Adverse Effects, Monitoring, and Drug-Drug Interactions

Common adverse effects of colchicine include diarrhea, nausea, vomiting, abdominal cramping and pain, bloating, and loss of appetite. In rare cases, colchicine is associated with serious adverse events, such as neuromyotoxicity and blood dyscrasias. Use of colchicine should be avoided in patients with severe renal insufficiency, and patients with moderate renal insufficiency who receive the drug should be monitored for adverse effects. Caution should be used when colchicine is coadministered with drugs that inhibit cytochrome P450 (CYP) 3A4 and/or P-glycoprotein (P-gp) because such use may increase the risk of colchicine-induced adverse effects due to significant increases in colchicine plasma levels. The risk of myopathy may be increased with the concomitant use of certain HMG-CoA reductase inhibitors (e.g., atorvastatin, lovastatin, simvastatin) due to potential competitive interactions mediated by CYP3A4 and P-gp pathways.12,13 Fatal colchicine toxicity has been reported in individuals with renal or hepatic impairment who received colchicine in conjunction with P-gp inhibitors or strong CYP3A4 inhibitors.

Considerations in Pregnancy

There are limited data on the use of colchicine in pregnancy. Fetal risk cannot be ruled out based on data from animal studies and the drug’s mechanism of action. Colchicine crosses the placenta and has antimitotic properties, which raises a theoretical concern for teratogenicity. However, a recent meta-analysis did not find that colchicine exposure during pregnancy increased the rates of miscarriage or major fetal malformations. There are no data for colchicine use in pregnant women with acute COVID-19. Risks of use should be balanced against potential benefits.12,14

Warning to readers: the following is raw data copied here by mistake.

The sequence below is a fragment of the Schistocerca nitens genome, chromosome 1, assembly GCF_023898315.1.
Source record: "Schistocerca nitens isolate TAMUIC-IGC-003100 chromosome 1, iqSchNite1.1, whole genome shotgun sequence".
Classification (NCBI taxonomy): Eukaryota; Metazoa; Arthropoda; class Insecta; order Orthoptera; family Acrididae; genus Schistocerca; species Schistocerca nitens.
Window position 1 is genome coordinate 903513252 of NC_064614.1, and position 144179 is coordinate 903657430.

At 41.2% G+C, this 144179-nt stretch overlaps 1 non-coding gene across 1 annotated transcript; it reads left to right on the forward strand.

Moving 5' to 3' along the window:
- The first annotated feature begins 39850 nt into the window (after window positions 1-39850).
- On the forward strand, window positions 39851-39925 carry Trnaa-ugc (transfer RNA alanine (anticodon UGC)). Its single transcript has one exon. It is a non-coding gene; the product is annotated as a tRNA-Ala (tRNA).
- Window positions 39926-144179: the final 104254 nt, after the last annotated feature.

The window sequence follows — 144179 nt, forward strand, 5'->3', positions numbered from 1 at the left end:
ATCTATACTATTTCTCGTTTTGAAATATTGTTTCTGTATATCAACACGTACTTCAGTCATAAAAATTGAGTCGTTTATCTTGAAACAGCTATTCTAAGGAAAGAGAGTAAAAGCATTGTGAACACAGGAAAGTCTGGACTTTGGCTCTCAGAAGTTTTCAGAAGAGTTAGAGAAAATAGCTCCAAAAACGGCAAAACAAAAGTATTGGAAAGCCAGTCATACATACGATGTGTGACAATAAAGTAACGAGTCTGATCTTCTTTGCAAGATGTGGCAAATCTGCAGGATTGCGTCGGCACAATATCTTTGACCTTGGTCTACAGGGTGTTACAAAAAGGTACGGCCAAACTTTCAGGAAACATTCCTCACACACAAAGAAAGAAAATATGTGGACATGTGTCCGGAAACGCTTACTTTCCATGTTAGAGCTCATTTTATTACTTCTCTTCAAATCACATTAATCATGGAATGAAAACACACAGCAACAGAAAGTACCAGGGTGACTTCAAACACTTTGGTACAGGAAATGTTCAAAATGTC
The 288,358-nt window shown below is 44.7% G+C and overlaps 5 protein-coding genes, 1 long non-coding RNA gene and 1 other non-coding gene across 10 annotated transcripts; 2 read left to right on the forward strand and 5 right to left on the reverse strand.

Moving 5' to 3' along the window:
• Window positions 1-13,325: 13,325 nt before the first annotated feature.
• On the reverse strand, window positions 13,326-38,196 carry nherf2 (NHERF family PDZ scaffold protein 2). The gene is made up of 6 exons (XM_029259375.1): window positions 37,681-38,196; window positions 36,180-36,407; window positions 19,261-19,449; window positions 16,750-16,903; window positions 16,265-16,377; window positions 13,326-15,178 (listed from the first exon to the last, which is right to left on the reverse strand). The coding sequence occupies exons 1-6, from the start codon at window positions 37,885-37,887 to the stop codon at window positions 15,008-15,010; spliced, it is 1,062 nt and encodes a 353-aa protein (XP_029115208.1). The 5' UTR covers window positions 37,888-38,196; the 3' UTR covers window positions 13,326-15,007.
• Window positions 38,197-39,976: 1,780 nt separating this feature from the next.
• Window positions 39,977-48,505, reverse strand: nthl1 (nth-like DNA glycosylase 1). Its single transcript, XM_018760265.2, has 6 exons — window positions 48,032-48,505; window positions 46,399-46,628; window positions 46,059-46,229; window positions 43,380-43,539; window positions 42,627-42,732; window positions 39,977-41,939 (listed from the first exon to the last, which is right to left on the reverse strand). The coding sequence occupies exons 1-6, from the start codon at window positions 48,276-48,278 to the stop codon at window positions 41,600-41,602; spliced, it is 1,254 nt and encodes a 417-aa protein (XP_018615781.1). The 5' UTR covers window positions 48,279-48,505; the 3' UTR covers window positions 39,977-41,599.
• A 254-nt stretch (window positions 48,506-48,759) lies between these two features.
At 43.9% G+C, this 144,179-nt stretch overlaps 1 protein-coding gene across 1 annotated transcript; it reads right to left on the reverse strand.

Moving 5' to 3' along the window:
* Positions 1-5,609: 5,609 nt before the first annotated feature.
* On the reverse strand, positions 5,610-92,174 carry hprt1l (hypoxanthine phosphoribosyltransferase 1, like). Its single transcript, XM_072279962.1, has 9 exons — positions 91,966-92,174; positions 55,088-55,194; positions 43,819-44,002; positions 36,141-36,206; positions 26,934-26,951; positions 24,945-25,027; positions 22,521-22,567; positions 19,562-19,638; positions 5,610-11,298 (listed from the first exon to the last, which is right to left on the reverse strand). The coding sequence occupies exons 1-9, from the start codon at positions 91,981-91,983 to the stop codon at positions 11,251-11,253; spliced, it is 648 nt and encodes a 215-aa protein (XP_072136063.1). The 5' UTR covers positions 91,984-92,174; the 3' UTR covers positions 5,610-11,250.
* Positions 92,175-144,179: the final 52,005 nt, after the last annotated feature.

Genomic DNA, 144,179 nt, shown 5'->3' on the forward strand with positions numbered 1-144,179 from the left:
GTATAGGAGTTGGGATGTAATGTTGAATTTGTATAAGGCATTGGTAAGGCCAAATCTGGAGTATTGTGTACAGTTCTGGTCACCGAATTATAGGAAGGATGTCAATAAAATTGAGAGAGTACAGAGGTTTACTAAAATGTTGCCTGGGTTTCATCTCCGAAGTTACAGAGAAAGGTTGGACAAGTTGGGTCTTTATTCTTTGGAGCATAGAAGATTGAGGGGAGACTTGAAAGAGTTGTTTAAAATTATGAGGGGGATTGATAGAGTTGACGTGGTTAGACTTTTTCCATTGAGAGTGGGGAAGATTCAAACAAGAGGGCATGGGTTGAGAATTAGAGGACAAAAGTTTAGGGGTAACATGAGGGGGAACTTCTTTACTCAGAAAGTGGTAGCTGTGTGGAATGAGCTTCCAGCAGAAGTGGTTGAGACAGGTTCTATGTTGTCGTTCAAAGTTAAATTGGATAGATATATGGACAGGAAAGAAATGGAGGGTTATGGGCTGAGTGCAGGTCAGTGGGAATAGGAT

Considerations in Children

Colchicine is most commonly used in children to treat periodic fever syndromes and autoinflammatory conditions. Although colchicine is generally considered safe and well tolerated in children, there are no data on the use of the drug to treat pediatric acute COVID-19 or multisystem inflammatory syndrome in children (MIS-C).

References

  1. van Echteld I, Wechalekar MD, Schlesinger N, Buchbinder R, Aletaha D. Colchicine for acute gout. Cochrane Database Syst Rev. 2014(8):CD006190. Available at: https://www.ncbi.nlm.nih.gov/pubmed/25123076.
  2. Xia M, Yang X, Qian C. Meta-analysis evaluating the utility of colchicine in secondary prevention of coronary artery disease. Am J Cardiol. 2021;140:33-38. Available at: https://www.ncbi.nlm.nih.gov/pubmed/33137319.
  3. Reyes AZ, Hu KA, Teperman J, et al. Anti-inflammatory therapy for COVID-19 infection: the case for colchicine. Ann Rheum Dis. 2021 May;80(5):550-557. Available at: https://www.ncbi.nlm.nih.gov/pubmed/33293273.